Supplying power to the PIC12F508 through a transistor.

I'm trying to supply power to a PIC12F508 via a transistor, so it can turn itself off once it has finished working to save power.

The Idea is for the push button to supply power to the chip, which sets GPIO5 high on power up, so turns on the transistor, allowing power to continue flowing to the chip after the button is released.

The PIC turns on correctly when the button is pressed, but will not remain on, despite power being supplied to the transistor from GPIO5.

Another possible issue is that while the chip works properly, it continues to put a high on GPIO4, lighting the LED while VSS is disconnected.

I have checked that the code functions correctly, and have tested this without the additional lines from the programmer.

Any suggestions would be appreciated.

Picture of Supplying power to the PIC12F508 through a transistor.
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gmoon6 years ago
Like a lot of uC's, this PIC has a "sleep mode," which only draws 0.1 uA (microAmp, not milliamp). They can be configured to wake on I/O.

Seems like a simple (better) solution.
The Skinnerz (author)  gmoon6 years ago
I think it is probably easier to just use a normal switch, and put it into sleep mode, seeing as the battery should be good for nearly 40 hours on full power.

I'm going to have another go at putting a transistor in first, even if it is just something to learn from.

Thanks to everyone for all the help so far.
+1
I think you need to use a PNP transistor here. When the micro is running, VDD will be at 5V. The output on the GPIO will be no greater than this, so I cant see how you would get any base current to flow through the NPN transistor to turn it on so that the micro can operate after the switch is released. Thats the problem with using an NPN transisor (or N channel FET) as a high side switch, without additional drive circuitry)

I would use a PNP transitor, with the emitter connected to the 5V supply, and the collector connected to the VDD pin of the micro. Connect a resistor (say 10k) from the base back to 5V, to pull it up so as to keep it off when it should be off. Then connect the base to your GPIO via a resistor, say 1k.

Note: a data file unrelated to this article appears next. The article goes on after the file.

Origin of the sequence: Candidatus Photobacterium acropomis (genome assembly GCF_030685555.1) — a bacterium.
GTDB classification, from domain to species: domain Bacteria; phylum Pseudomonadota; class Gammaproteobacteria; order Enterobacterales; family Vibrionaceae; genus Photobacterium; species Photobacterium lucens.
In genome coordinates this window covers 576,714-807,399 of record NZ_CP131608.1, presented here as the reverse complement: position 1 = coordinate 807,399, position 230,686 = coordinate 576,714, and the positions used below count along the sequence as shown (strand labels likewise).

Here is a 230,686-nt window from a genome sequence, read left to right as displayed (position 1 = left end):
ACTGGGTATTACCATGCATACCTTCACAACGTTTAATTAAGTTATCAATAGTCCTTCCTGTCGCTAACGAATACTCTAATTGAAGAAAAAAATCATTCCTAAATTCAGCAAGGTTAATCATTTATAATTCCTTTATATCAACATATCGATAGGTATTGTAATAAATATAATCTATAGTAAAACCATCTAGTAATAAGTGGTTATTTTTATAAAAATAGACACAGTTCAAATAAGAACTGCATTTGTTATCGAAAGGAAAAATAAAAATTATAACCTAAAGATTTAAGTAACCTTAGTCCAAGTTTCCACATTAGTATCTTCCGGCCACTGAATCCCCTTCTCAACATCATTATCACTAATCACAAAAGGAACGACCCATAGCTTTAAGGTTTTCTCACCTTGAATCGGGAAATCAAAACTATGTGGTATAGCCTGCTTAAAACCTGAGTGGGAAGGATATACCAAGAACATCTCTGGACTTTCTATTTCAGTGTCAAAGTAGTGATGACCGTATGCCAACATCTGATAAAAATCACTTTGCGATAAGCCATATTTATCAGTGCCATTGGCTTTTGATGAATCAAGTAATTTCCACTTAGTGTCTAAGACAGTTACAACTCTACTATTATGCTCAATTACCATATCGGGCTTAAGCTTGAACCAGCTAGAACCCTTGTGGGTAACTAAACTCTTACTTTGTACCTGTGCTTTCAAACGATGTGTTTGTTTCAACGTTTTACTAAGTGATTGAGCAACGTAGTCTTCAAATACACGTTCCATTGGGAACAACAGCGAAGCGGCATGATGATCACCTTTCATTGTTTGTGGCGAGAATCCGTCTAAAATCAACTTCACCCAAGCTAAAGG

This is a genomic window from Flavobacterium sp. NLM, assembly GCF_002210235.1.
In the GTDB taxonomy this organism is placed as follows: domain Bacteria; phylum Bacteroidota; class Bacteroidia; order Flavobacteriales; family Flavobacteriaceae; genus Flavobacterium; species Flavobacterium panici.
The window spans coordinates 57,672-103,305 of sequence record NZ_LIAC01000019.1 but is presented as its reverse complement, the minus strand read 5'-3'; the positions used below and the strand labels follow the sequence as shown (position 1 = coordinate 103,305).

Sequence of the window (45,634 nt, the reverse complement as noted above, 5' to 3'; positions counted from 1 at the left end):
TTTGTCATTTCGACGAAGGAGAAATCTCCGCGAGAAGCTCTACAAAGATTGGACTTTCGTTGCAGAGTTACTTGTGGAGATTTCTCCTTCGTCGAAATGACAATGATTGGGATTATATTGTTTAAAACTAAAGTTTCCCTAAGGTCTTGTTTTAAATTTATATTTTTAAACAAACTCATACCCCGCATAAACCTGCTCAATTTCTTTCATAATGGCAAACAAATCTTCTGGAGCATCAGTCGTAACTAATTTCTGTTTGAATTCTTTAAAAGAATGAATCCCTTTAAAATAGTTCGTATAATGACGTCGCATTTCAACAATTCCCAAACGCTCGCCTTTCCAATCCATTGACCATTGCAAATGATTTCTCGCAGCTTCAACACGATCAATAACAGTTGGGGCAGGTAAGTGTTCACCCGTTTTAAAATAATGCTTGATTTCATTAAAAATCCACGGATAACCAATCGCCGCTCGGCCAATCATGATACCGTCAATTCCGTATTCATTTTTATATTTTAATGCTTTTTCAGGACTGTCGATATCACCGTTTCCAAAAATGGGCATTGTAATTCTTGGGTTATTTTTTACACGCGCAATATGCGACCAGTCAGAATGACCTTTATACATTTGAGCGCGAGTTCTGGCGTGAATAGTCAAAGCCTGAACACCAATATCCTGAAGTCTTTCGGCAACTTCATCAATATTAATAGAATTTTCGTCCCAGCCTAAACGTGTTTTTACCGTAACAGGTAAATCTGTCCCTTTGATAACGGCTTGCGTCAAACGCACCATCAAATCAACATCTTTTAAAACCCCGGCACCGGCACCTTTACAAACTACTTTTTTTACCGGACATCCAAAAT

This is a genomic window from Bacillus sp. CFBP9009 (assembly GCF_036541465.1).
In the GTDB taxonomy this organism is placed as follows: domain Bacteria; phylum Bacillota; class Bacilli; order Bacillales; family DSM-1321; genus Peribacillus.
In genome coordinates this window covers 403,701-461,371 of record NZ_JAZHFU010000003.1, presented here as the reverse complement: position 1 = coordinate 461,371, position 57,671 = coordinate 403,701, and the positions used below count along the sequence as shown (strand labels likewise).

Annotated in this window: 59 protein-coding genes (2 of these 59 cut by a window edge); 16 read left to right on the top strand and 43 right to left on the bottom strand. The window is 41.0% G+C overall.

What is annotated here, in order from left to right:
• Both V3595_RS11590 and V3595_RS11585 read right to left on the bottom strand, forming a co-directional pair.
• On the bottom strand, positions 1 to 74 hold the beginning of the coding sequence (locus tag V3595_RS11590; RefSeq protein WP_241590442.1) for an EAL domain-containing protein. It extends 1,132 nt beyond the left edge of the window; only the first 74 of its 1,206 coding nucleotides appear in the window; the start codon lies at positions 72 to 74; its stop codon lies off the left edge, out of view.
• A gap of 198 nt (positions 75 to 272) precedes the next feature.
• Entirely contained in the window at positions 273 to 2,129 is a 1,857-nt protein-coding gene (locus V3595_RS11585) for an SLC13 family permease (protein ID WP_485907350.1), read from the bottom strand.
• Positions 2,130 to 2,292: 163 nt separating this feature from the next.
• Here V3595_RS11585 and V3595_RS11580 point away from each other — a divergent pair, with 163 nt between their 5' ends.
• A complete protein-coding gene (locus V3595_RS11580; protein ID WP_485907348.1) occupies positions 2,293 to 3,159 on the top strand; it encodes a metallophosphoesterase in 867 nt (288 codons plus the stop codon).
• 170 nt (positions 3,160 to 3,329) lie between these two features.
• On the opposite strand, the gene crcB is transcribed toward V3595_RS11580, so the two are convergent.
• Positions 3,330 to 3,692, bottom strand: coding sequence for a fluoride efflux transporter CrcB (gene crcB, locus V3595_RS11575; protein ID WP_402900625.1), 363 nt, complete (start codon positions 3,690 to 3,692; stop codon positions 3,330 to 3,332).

Once the micro is up and running (before the button is released) set the GPIO low, which will let current flow through the base of the transistor to turn it on so that it can be the pathway for the power once the button is released. When everything is done, set the GPIO high, which will turn off the base current and let everything power off.

I hope that made sense. Let me know how it turns out.
Good Luck!
The Skinnerz (author)  LargeMouthBass6 years ago
I have set it up as you suggested, and it will turn on and off, depending on the voltage applied to the base. However, the I/O pin appears to still be able to sink current while the device is off, so the base voltage drops, and the transistor turns on.

What about using an NPN transistor on the VSS side?
One quick thing to try would be a smaller resistor value for the pull up to 5V used on the base (try 1k instead of the 10k that I suggested earlier). This would pull the transistor up more firmly, so it would be less likely to be turned on by any leakage through the IO pin. At the same time, use a higher value resistor from the micro output to the base (mayabe 5k or 10k instead of the 1k that I suggested earlier. This would limit the amount of leakage current through the IO pin, when the micro is powered off, but should still let enough current flow through the base of the PNP to turn it on when you want it on.

If that quick fix doesn't work, I'll need to scratch my head a bit more...
The Skinnerz (author)  LargeMouthBass6 years ago
Tried varying the resistance between the base and the I/O, with 1k between the base and +5V. At about 50K it stops tuning on without the button, but will not stay on when released.

I'm going to try putting an NPN on the VSS side.
Use a MOSfet instead - effectively zero leakage when its off.

Steve